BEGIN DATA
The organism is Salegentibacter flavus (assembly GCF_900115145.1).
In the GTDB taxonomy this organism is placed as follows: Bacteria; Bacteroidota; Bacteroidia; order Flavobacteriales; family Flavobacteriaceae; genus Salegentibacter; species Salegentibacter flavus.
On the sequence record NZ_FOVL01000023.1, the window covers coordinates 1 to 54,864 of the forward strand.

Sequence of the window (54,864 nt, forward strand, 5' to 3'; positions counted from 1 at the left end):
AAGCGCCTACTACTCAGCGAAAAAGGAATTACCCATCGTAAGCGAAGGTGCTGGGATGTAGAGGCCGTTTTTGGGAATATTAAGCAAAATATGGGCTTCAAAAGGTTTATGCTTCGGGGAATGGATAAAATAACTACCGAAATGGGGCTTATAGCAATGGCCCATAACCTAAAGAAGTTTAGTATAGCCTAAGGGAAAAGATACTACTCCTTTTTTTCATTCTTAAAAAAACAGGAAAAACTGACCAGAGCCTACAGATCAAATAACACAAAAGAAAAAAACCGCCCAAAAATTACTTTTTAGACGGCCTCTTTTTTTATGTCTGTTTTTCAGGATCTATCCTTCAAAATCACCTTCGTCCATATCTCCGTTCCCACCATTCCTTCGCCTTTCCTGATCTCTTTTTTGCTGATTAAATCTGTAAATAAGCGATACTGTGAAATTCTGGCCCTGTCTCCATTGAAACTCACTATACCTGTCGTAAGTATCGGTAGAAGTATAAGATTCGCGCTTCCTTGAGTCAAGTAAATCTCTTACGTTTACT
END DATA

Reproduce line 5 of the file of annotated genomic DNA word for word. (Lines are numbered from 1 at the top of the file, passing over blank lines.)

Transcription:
AAGCGCCTACTACTCAGCGAAAAAGGAATTACCCATCGTAAGCGAAGGTGCTGGGATGTAGAGGCCGTTTTTGGGAATATTAAGCAAAATATGGGCTTCAAAAGGTTTATGCTTCGGGGAATGGATAAAATAACTACCGAAATGGGGCTTATAGCAATGGCCCATAACCTAAAGAAGTTTAGTATAGCCTAAGGGAAAAGATACTACTCCTTTTTTTCATTCTTAAAAAAACAGGAAAAACTGACCAGAGCCTACAGATCAAATAACACAAAAGAAAAAAACCGCCCAAAAATTACTTTTTAGACGGCCTCTTTTTTTATGTCTGTTTTTCAGGATCTATCCTTCAAAATCACCTTCGTCCATATCTCCGTTCCCACCATTCCTTCGCCTTTCCTGATCTCTTTTTTGCTGATTAAATCTGTAAATAAGCGATACTGTGAAATTCTGGCCCTGTCTCCATTGAAACTCACTATACCTGTCGTAAGTATCGGTAGAAGTATAAGATTCGCGCTTCCTTGAGTCAAGTAAATCTCTTACGTTTACT